In Willowbrook, Ill., residents claimed traffic and water issues would make it difficult for the area to accept a mosque and Muslim gym and school.
Amy Lawless Ayala, lead organizer of DuPage United, which supported the mosque construction, said that at the time of the battle, "there's no doubt people felt some resistance because it was out of their comfort zone. But, as an organization, we never made it an Islamophobia issue."
"We personalized it," Ms. Ayala said, "so they realized this wasn't about neighbors against people from Mars. There were many efforts where the mosque community reached out and made big concessions I'm not sure even a church would do. They wanted to be neighborly. Regardless, we still had some neighbors who did not want it to happen."
A 'wedge issue'
Islamic centers aren't the only religious facilities to get pushback from communities, but they get the brunt of it.
Last year in northern New Jersey, a Catholic school attempting to expand its gymnasium to meet requirements of the Americans with Disabilities Act faced residents skeptical that the expansion was too large, as did a Catholic school in San Mateo, Calif., wanting to expand its gym.
In Palm Beach, Fla., a Jewish synagogue had to get town council approval to hold religious events in an adjoining garden lot — but not without an uproar from neighbors last year who wanted to keep their streets quiet.
Roman Storzer, a D.C.-based lawyer specializing in religious land-use cases, said that "minority religions definitely suffer disproportionately in terms of land-use regulations throughout the country."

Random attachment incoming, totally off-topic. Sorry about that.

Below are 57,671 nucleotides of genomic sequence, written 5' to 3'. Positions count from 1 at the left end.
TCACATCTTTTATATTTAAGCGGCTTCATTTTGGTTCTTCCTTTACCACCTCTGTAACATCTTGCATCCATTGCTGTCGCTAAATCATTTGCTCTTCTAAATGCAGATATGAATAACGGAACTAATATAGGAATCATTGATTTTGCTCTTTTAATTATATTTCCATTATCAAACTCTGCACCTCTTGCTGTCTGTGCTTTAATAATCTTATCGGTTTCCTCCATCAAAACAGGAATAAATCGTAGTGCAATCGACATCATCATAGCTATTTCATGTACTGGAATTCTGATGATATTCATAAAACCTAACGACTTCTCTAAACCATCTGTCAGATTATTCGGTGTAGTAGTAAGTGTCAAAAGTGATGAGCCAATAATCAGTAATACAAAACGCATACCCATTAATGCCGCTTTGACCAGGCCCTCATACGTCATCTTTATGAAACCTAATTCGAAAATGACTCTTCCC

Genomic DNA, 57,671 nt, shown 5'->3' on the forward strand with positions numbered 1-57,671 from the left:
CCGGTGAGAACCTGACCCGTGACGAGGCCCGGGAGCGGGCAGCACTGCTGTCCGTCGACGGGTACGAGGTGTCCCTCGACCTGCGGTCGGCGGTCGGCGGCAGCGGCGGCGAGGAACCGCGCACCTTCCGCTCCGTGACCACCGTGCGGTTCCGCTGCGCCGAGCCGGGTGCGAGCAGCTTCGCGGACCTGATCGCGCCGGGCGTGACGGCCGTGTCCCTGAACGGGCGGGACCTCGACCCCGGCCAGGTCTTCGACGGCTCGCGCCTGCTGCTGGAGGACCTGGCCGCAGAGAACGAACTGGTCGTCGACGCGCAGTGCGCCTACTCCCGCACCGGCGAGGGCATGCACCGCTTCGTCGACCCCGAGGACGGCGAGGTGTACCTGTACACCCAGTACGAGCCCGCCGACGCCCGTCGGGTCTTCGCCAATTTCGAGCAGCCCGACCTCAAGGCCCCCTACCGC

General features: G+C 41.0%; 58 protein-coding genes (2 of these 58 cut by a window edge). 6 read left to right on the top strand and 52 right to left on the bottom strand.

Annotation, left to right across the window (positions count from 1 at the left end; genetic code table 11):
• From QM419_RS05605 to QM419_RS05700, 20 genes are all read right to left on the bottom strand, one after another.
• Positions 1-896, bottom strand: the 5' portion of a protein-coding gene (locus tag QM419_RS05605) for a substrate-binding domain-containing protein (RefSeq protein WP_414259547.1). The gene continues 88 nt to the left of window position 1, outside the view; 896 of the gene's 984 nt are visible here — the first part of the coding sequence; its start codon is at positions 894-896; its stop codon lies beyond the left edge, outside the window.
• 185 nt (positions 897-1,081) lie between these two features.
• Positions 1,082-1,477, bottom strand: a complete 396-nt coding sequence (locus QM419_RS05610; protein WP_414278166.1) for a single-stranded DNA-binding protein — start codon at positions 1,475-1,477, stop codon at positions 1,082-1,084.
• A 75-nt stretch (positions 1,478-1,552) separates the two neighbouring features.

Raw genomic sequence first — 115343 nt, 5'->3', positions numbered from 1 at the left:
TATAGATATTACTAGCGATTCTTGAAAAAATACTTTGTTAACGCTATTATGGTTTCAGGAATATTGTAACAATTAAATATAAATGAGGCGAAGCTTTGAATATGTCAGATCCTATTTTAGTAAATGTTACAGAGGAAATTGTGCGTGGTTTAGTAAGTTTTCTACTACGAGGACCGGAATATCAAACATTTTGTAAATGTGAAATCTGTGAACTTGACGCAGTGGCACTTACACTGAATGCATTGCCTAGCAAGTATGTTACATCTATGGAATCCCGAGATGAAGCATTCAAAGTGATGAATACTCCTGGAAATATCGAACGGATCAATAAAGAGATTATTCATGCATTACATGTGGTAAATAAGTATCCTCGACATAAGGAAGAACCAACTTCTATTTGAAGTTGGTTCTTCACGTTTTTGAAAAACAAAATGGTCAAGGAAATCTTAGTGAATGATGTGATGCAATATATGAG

"You see in these kinds of conflict, more often than not it's with Buddhists, Orthodox Jews or Muslims," he said.
One case in which Mr. Storzer was involved occurred in Walkersville, Md., about 30 miles northeast of the Woodmont property. The Ahmadiyya Muslim Community in 2008 proposed buying a 224-acre farm and building a worship center for 200 people. They planned to set up sleeping space for up to 10,000 during an annual three-day festival.
The battle between the landowner, the Muslim community and residents outraged that their small town would nearly double in size made international headlines. The town's zoning board eventually rejected the proposal, citing traffic and water concerns, and the property owner — not the Muslim group — filed a religious discrimination lawsuit against Walkersville, which had to pay nearly $5 million for the property to settle the matter.
Steve Berryman, a spokesman for a citizens action group that fought the proposal, said the pushback stemmed from an honest concern for proper land use. But there was some discomfort with the prospective neighbors.
Sept. 11 "was not that long ago, and we're near enough to Camp David and Fort Detrick that people are very security-minded," Mr. Berryman said. "But even if it were a bunch of Boy Scouts, we would have opposed that, too. We truly would have."
Mr. Berryman's worry about land-use issues around the country is that, rather than residents using zoning as a way to mask religious intolerance, religious groups are using discrimination as a way to force land-use permits.
"What's happening is people are coming to an area and using religion as a wedge issue, a mechanism to shoehorn themselves into a community," Mr. Berryman said. "But that doesn't mean there aren't some bigots or racists out in the fringe. In a large group, there always are."
Whether those fringe members will become vocal about the Woodmont property remains to be seen, though once the county's planning and zoning board send their recommendation to the county council, the zoning amendment is likely to become more of a political issue this summer.
In the meantime, Mr. Skalny said, the people of Residents for the Responsible Development of Woodmont will continue to work with Mr. Oh and the Dar-us-Salaam community to come to a "common ground."
"This opposition group is in no way about religion," said Glen Moran, president of the citizens' association. "It's about establishing responsible land-use policies. If granted, this sets a precedent. This is a slippery slope."
© Copyright 2014 The Washington Times, LLC. Click here for reprint permission.
About the Author
Meredith Somers is a Metro reporter for The Washington Times. She can be reached at firstname.lastname@example.org.